Reprinted from the Windmill Hill Consulting blog
In our nonprofit world, one topic causes more anxiety, angst, and teeth-gnashing than all others combined.
You know I’m talking about boards. And you’re tensing up right now, just thinking about the topic, right? Odds are, you’ve had your share of board-related headaches (alongside—I hope—some productive, effective, and satisfying relationships with your organization’s board members).
The uneasy relationship between professional fundraisers and nonprofit boards isn’t a new problem. How many of us have been greeted with groans, nervous glances, and disappearing board members at the mere mention of active engagement with fundraising? (All hands in air.)
Here’s the rub: While board members understand that fundraising is a key piece of an organization’s fiscal health… When it comes to actually doing the fundraising as active participants, things fall apart.
There are a few reasons board members don’t like to fundraise or don’t feel confident fundraising, which I’ve written about before. Fundamentals, tools, and training are all crucial.
But it’s also time to start seriously examining WHO’S on our nonprofit boards. It’s an integral component for healthy board governance and a successful, sustainable fundraising partnership.
Now’s the time to move past old beliefs and myths. Example: that the ideal board is composed of celebrities and megadonors. (It’s an easy trap: After all, if people with wealth and wealthy friends are involved, wouldn’t that solve all our organizational financial woes?)
Your board isn’t just a list of names. You need volunteer leaders who are committed to your mission and ready to actually do some work. It doesn’t mean mega donors and celebrities wouldn’t or can’t. But their schedules and other commitments may prevent them from being fully present to take on the responsibilities you really need from your board members.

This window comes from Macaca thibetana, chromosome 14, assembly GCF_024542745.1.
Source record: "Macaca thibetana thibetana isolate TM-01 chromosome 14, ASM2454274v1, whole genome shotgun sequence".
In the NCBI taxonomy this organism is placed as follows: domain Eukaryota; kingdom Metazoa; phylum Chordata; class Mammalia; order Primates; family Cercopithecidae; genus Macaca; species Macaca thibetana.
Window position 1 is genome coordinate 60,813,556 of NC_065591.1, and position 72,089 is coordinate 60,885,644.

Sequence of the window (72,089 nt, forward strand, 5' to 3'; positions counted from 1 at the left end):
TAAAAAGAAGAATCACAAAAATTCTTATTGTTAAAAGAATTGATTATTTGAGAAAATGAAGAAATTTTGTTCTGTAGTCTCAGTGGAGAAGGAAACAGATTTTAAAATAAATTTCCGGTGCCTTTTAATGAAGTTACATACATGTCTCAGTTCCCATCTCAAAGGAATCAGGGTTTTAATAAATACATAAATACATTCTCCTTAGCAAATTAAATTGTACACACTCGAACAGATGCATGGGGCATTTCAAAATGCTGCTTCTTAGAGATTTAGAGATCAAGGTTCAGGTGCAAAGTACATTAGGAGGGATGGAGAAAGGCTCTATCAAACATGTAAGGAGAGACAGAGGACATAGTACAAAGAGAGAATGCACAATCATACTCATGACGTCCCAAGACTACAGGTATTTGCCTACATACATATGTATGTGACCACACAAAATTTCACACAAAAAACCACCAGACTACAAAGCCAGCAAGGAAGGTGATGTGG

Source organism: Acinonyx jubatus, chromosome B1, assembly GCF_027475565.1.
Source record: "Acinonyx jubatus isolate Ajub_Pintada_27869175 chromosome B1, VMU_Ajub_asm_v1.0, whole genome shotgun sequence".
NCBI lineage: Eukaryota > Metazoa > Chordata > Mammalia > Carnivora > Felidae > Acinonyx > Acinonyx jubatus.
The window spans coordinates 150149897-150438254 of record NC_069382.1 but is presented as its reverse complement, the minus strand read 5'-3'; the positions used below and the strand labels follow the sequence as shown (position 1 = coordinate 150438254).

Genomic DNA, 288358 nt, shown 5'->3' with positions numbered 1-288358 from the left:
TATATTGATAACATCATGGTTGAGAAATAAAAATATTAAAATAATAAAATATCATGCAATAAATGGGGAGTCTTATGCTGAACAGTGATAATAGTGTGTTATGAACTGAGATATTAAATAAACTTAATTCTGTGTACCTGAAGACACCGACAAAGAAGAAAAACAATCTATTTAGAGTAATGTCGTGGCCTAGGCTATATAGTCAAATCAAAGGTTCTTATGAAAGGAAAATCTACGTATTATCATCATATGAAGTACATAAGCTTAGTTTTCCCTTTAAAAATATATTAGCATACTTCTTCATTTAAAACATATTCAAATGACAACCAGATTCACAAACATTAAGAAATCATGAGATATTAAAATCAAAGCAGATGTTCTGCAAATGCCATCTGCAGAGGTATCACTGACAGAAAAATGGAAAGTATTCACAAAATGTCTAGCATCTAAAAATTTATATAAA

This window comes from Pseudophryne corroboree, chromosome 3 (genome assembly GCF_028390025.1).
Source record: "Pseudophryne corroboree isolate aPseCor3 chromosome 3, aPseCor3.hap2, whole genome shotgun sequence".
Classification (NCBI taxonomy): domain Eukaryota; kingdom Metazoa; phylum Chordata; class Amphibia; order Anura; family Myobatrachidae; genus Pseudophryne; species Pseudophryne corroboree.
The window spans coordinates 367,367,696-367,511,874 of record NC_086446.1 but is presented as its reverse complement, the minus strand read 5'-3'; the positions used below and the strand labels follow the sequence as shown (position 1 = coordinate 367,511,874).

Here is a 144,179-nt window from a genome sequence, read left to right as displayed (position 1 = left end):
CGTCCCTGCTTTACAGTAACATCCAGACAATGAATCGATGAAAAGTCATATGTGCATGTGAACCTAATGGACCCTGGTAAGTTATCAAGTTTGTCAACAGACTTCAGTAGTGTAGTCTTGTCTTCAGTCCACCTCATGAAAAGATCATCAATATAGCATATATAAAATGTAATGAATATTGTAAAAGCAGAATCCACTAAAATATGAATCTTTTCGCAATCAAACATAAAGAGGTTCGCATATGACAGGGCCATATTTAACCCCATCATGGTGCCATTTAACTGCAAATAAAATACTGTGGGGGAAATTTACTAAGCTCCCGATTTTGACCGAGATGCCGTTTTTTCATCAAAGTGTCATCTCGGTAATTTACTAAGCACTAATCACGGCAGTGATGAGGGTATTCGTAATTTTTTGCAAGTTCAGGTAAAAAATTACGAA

So who and what DO you need on your nonprofit board?
1. Talent & skills
Look at your strategic plan and reflect on your upcoming needs. Start by using a gap assessment to quantify the skills and representations you have now, what’s missing, and what you need to be successful in years ahead. Look at skills like legal, financial, marketing, fundraising (there it is again), and programmatic expertise that are essential for your organization’s success.
An article in the New York Times depicted boycotts and protests at several major arts institutions here and abroad. Protesters called for the resignation of board members who own companies that have engaged in questionable business practices and families who have skirted close to the edge of controversy. Here is a perfect example of the visible role boards play in your nonprofit’s credibility—and fundraising potential. As your nonprofit assesses and recruits your board, do you look for potential reputational risks to the organization?
Maybe most important, evaluate whether your board is representative of the communities you serve and the funders who support you.